IAB Tech Lab issues revised ads.txt for apps
The spec for app-ads.txt brings ad inventory verification to apps.
In May 2017, the Interactive Advertising Bureau (IAB) Tech Lab launched ads.txt, a text file that indicates the verified sellers of web site ad inventory.
On Friday, the Tech Lab released a beta of its Authorized Sellers for Apps (app-ads.txt) specification, based on feedback to the mobile spec unveiled last summer. The newest spec will be available for public comment through February 4.
What does it do? This updated ads.text lets app developers — of mobile apps as well as Over-the-Top (OTT) video apps — verify their properties’ ad inventory, just as web site publishers can.
The idea of the ads.txt effort is to thwart fraudsters who attempt to sell ad space, such as on The New York Times’ web site, that they aren’t authorized to do.
In addition, to block the impersonation of app developers, this new apps spec details a protocol to obtain the website URL for that developer from the page in an app store that lists the app.
As with website publishers, the app-ads.txt file lists the names and identification codes for all of the authorized sellers of that app’s available ad inventory. The idea is that advertisers will only bid on ad slots from authorized sellers listed in the app-ads.txt file.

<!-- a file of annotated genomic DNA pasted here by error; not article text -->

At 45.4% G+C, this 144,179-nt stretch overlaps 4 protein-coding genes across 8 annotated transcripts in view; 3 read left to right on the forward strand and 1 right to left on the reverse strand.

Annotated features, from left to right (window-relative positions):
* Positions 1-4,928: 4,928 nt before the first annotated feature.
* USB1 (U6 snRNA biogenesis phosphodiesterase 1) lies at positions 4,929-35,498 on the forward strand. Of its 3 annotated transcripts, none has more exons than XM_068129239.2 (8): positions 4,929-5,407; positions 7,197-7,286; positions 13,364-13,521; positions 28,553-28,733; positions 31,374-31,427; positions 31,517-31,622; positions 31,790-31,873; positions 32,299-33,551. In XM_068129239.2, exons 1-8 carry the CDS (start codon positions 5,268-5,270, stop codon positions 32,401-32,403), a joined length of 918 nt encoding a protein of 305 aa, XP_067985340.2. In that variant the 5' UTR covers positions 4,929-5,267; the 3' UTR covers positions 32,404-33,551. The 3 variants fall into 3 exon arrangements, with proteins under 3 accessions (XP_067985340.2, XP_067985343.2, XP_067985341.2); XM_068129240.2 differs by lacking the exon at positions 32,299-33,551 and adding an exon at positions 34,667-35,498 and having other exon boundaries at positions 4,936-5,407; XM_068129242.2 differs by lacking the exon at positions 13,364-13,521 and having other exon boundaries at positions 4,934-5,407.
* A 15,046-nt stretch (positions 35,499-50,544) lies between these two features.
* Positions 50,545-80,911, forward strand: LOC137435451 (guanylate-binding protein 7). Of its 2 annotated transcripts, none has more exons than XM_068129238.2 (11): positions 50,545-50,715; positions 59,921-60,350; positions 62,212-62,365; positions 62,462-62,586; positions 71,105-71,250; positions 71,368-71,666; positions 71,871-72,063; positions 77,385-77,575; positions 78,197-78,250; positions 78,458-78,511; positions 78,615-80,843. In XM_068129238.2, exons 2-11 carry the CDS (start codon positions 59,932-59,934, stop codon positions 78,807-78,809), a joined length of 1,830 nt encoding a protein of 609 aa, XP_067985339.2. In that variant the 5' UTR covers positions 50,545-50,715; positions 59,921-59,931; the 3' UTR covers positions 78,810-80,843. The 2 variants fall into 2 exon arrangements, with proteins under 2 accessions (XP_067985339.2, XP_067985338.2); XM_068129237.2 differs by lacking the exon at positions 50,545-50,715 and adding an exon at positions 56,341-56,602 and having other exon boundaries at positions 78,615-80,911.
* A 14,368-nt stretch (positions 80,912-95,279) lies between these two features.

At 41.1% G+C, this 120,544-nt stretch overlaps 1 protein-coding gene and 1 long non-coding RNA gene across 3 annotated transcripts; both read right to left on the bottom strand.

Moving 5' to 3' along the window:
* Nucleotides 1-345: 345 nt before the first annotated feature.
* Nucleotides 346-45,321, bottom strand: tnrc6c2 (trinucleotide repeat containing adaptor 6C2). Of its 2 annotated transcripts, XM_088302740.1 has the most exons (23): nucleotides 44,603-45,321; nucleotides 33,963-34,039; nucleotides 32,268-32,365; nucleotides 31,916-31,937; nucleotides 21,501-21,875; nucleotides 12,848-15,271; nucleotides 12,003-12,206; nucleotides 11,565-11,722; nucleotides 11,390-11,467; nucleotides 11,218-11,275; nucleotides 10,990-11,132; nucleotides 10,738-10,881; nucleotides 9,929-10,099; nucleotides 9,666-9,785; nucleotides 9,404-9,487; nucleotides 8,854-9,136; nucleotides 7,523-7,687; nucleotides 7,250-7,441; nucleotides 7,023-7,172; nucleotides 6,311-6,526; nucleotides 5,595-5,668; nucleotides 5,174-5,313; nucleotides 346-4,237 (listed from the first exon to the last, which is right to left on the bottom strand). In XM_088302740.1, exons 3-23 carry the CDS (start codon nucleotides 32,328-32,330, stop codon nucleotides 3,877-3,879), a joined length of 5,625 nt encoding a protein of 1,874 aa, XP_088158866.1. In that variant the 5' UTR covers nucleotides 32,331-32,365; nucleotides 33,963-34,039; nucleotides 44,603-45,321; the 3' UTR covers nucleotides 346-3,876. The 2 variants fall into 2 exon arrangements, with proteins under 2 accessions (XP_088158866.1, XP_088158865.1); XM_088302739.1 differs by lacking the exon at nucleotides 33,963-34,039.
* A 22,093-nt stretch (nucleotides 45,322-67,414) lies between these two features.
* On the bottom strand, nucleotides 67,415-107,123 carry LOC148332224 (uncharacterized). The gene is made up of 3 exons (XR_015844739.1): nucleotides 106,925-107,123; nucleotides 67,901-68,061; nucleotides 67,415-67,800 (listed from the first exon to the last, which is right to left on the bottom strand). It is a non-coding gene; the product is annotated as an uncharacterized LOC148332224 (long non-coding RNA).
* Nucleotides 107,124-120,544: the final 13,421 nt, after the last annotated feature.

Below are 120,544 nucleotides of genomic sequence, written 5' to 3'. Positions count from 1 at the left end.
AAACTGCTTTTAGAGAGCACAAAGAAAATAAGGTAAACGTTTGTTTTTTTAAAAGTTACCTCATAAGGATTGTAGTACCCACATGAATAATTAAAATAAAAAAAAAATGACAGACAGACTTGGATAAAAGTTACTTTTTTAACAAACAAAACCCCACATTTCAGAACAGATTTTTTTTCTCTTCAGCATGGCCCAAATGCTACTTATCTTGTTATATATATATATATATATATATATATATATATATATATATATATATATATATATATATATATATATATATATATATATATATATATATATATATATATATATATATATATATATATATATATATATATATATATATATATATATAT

The June version offered different possible approaches for ads.txt for apps, Tech Lab SVP/GM Dennis Buchheim said, and the new release is proposing a specific approach that relies on app stores.
Also supports ads.cert. “While it took longer than expected to define a reliable, scalable approach to specifying file locations for mobile apps,” he said in a statement, “the solution will not only support ads.txt but will also support other supply chain safety initiatives, such as ads.cert.”
Ads.cert is a digital signature that allows advertisers to verify a specific site’s inventory. The Tech Lab has compared ads.txt and ads.cert to buying a Rolex watch. First, you want to confirm you’re buying through an authorized reseller, and then certify that what you’re buying is actually a Rolex.
Why you should care. While there are many kinds of ad fraud, the sale of fraudulent inventory is one that the IAB Tech Lab and its members hope to eliminate through the relatively simple ads.txt project.
The project’s newest incarnation, extended to apps, could help make inventory fraud extinct.